It is very embarrassing to have cars beeping at you because your doors are open and sticking out, not that it has happened to us, well maybe only once or twice.  At least we have not lost anything out of the compartments due to the doors being open.
Checking all the compartment doors to make sure they are securely latched.
Probably the worse thing to unhook is the sewer line.  You never leave your sewer line open while hooked up or you will get a mound of waste in your black tank, which will clog it up sooner or later.  So you wait until the tank is at least one third of the way full so there is plenty of liquid to push the waste out.

I also run a back flush when I empty the tank so there is plenty of water to help push out the waste and clean any solids that may have built up.  So far I have not had any problems with it clogging up.

One should empty the black tank first and then the grey water tank which will flush out all the waste from the black tank.  When I unhook the sewer line, I then use the outside faucet to rinse it clean, and then roll it up, draining it into the sewer system.  I then put the hose back in the compartment, trying not to touch any of the contaminated areas.

I always have a bottle of soap and hand sanitizer in the compartment, so I can wash and clean up my hands afterwards.

I recently added a water softener and filter to help keep the iron and other minerals out of the RV's water lines since many RV parks have well water and not city water.  I keep the unit in the compartment so it is not exposed to the outside elements.
Water softener and filters in the water and sewer compartment.
Even though we have a panel that shows when the jacks are up, sometimes they stick and are really not up, so you have to physically check them by looking behind all the wheels.  

The below picture is what you want to see, which is the jack in the up position.  The base plate for the jack is in the middle of the picture to the right of the long brass looking bolt.
Rear jack in the up position.  You can see the back half of the base plate in the this picture next to the brass bolt.
Once everything is down, latched, in, stored, unhooked, and up you are ready to hit the road.  In the below picture we were just going into town to fill up with propane and so did not hook up the tow vehicle or toad.
Readied RV in travel mode minus the toad.
When driving the RV you are always going to meet someone or something that gets in the way or stops you.  While running into town we met a vehicle, which was waiting on a mobile home to come down the road.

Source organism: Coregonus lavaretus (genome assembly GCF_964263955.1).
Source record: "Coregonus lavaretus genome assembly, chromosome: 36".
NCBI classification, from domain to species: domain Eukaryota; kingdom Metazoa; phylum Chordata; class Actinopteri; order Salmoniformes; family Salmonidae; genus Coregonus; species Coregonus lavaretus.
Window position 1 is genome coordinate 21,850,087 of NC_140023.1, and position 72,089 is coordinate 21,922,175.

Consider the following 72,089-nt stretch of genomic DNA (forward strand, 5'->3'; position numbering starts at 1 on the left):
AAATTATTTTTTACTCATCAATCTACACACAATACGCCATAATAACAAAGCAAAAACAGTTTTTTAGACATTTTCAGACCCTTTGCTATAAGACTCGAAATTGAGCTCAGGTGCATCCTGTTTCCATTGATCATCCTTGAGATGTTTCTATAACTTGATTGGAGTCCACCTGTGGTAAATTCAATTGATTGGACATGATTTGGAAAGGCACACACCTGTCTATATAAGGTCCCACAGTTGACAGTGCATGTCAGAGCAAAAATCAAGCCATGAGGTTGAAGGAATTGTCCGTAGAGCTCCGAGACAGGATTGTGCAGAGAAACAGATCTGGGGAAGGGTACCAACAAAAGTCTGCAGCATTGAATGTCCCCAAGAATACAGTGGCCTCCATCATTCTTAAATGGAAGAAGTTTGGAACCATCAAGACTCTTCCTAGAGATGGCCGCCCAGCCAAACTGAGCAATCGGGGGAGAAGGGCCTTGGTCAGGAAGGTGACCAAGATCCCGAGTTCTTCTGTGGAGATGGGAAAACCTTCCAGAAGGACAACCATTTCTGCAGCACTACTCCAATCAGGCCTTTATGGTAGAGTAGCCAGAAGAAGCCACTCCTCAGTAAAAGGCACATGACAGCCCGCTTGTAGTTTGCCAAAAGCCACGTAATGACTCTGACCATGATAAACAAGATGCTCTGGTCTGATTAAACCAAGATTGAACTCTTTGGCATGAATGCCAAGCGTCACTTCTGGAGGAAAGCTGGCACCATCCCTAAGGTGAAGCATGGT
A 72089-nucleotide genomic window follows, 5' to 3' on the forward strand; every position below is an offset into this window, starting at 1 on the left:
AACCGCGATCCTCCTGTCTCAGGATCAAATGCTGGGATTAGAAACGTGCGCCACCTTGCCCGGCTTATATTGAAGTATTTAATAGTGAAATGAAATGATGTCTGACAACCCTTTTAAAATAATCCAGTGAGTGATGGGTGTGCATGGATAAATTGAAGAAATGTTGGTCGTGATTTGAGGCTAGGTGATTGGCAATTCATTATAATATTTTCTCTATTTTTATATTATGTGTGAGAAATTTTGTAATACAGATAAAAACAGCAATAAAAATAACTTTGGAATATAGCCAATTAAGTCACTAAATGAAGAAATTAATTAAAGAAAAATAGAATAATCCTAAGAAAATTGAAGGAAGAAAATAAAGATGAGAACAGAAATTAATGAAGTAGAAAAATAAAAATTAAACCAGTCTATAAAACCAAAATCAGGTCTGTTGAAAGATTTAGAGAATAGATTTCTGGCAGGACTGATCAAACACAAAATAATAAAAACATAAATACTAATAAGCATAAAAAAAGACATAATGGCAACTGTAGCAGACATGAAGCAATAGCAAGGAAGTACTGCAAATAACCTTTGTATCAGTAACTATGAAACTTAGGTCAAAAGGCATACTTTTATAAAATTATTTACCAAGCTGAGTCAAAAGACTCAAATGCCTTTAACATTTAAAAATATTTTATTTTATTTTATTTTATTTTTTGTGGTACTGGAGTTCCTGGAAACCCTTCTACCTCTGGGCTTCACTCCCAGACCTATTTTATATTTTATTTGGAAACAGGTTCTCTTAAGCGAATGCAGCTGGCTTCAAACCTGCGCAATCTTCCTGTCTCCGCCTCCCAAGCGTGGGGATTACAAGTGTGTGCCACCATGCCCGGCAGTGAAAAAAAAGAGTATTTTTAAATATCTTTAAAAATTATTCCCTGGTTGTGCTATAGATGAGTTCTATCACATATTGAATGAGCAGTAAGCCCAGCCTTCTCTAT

It was actually good that we were stopped on the side road and did not meet the mobile home on the county road, or we would of had to back up, which is never fun in an RV.
Meeting a vehicle on a single lane road.
There are many adjustments we have to make to live in the RV and moving it is no different.  It is not as easy as a car to turn but it is very easy to get it into a situation where you are stuck and can not turn it around. 

So far we have been lucky and not gotten stuck where we had to unhook the toad to back up or anything like that.  I did pull into a gas station once with the toad and blocked the pumps for others to use.  Then after filling up, we barley had enough room, inches, to pull back out onto the highway.

Depending upon what type of RV you have, the steps to prepare for moving may be different and by no means is it implied that the above steps are the only way to do it.  That is just how we do it.  We also probably spend more time packing than most, since we have six little ones to pick up after!

Until next time God bless and we hope you had a Happy Thanksgiving!

Don, Misty, & Kids......


  1. Hope you had a great Thanksgiving. We ate at Cathy and Jenny's and yes, the food was delicious. A good day with family.
    How long does it take to make all of these moving preparations? I'd hate that you have to do it for something so simple as a propane fill up but I guess that is a small price to pay for the convenience of having a home that is totally mobile.
    Where are you all now? Did you get as far as FL?

  2. Yes we did. The RV park put on a big Thanksgiving dinner with all the trimmings, so we got our bellies full. The next day they put all the left over turkey and ham out along with bread and sandwich fixings, so we got full again with turkey.

    We are currently in Destin until we start heading north for DC. I'm hoping that maybe the requirement for me to work in DC through Jan goes away, but so far it looks like that is what I will have to do.

    Being in DC is not all that bad, but during the winter, in a RV will make life a little harder, but you have to do what you have to do. We will have to insilate it very good to help cut down on the heat loss though.

    Our original plans were to go further south to Tampa and visit Mike and Nancy, but it does not look like it is going to happen now. We may have to pospone until next year.

    The one good thing about being in DC over Christmas is being able to come in and visit the family during the holidays.